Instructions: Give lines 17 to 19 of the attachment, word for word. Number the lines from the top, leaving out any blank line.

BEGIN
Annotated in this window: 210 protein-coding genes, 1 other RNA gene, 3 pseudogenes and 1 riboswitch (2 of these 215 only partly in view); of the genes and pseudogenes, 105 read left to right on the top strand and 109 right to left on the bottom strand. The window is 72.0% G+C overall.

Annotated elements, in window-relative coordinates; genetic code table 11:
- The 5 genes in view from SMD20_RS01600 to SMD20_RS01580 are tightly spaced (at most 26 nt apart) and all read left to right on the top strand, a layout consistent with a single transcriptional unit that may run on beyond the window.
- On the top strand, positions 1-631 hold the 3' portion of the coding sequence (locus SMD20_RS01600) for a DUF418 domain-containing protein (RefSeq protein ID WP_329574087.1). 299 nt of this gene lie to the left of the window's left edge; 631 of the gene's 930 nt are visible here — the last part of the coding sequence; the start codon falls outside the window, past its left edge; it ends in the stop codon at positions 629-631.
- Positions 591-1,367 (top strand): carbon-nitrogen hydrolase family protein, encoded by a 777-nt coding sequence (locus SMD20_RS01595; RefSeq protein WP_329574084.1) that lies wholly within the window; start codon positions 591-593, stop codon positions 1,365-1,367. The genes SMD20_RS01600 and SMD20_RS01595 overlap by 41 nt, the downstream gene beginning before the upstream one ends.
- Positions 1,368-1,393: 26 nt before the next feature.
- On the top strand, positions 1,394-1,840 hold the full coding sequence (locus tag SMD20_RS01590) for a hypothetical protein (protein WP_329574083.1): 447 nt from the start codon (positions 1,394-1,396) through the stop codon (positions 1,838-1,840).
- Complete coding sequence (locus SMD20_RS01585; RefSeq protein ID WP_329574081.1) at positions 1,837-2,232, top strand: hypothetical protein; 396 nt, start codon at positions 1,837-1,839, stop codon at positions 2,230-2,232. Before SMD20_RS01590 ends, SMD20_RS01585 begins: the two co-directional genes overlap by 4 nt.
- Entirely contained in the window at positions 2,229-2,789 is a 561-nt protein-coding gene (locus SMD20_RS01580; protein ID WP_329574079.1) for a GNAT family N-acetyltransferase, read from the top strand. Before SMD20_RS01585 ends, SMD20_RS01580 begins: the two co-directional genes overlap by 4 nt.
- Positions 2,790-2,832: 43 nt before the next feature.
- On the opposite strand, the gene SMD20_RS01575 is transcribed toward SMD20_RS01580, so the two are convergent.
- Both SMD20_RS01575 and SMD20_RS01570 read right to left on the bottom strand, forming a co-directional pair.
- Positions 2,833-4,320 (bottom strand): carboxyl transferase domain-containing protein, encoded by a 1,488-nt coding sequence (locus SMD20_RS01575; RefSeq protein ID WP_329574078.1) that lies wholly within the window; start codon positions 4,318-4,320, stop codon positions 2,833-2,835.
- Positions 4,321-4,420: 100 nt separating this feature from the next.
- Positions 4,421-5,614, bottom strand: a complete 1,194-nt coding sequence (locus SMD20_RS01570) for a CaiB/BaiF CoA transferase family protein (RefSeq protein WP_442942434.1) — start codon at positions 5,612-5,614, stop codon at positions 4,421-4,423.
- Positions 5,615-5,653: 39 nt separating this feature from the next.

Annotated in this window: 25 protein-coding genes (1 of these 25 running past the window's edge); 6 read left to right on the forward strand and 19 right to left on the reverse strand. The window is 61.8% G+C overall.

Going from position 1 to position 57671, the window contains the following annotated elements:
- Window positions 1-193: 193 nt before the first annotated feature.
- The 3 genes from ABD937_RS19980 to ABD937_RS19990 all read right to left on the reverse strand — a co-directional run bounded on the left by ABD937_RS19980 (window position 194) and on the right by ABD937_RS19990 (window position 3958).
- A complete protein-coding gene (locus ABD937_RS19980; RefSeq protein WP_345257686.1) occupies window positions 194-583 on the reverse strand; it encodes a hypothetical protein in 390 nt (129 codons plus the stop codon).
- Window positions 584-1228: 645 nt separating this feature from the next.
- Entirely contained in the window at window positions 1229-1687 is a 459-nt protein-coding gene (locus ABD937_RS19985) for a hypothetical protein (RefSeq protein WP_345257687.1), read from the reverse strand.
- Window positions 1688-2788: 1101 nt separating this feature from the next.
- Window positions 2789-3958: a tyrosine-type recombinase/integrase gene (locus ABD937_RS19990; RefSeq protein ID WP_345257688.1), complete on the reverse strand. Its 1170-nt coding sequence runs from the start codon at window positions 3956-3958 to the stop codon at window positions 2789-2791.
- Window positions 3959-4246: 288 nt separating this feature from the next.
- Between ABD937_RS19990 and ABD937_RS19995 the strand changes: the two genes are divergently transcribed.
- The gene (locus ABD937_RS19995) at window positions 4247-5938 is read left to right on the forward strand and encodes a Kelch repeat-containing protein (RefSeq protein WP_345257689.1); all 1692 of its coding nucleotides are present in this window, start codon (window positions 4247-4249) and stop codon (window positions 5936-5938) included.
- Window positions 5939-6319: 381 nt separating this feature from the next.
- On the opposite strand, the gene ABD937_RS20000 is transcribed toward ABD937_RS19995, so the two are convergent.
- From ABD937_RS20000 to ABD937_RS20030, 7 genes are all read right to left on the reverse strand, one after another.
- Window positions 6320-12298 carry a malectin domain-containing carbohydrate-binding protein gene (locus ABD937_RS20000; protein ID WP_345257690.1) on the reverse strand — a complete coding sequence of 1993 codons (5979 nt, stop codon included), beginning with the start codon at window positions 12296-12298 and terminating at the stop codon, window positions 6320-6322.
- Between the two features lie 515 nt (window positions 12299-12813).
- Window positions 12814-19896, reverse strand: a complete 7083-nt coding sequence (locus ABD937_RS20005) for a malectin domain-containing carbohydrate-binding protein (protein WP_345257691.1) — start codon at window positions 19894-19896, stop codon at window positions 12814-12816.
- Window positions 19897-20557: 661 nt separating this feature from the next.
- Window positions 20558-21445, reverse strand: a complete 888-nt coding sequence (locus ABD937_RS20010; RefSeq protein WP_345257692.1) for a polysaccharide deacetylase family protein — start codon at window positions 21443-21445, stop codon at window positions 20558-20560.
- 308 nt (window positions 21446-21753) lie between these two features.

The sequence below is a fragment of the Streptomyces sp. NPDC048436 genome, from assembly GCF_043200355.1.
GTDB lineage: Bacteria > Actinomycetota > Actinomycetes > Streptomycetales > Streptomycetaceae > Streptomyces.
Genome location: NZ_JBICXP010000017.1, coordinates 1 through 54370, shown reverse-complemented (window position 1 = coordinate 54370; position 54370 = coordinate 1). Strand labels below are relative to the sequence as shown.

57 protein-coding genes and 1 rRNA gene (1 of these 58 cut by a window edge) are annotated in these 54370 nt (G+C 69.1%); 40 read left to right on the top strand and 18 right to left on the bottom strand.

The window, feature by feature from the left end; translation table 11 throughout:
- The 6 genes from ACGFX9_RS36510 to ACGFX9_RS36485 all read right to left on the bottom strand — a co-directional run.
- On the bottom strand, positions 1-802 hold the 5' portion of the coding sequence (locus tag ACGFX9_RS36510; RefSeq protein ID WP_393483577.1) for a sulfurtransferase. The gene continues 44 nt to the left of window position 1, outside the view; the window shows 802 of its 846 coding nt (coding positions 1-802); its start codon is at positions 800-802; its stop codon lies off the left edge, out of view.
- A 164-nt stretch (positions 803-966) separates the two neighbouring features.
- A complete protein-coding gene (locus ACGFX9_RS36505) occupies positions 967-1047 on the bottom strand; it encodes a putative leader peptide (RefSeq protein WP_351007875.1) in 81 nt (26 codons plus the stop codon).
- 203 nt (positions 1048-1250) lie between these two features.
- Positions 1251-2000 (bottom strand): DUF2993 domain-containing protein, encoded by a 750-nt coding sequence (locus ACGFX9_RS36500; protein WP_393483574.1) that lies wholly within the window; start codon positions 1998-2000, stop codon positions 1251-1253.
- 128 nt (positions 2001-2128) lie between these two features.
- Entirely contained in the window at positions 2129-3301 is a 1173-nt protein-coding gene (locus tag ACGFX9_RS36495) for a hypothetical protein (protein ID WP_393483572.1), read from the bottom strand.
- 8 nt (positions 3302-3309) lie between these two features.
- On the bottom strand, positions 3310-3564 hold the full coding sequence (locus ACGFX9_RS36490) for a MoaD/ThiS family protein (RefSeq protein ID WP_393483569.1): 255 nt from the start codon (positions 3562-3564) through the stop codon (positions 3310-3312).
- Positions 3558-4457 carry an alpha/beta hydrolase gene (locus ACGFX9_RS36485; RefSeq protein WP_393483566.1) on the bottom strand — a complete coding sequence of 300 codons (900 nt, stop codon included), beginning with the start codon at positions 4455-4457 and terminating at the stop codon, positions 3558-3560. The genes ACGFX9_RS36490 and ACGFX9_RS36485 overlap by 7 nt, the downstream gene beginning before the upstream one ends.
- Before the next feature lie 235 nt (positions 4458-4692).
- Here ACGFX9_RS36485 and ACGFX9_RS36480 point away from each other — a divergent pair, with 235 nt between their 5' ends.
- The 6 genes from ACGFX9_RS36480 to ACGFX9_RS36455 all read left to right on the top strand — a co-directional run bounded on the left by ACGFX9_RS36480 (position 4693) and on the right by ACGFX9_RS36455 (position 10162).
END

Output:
Annotated in this window: 25 protein-coding genes (1 of these 25 running past the window's edge); 6 read left to right on the forward strand and 19 right to left on the reverse strand. The window is 61.8% G+C overall.

Going from position 1 to position 57671, the window contains the following annotated elements:
- Window positions 1-193: 193 nt before the first annotated feature.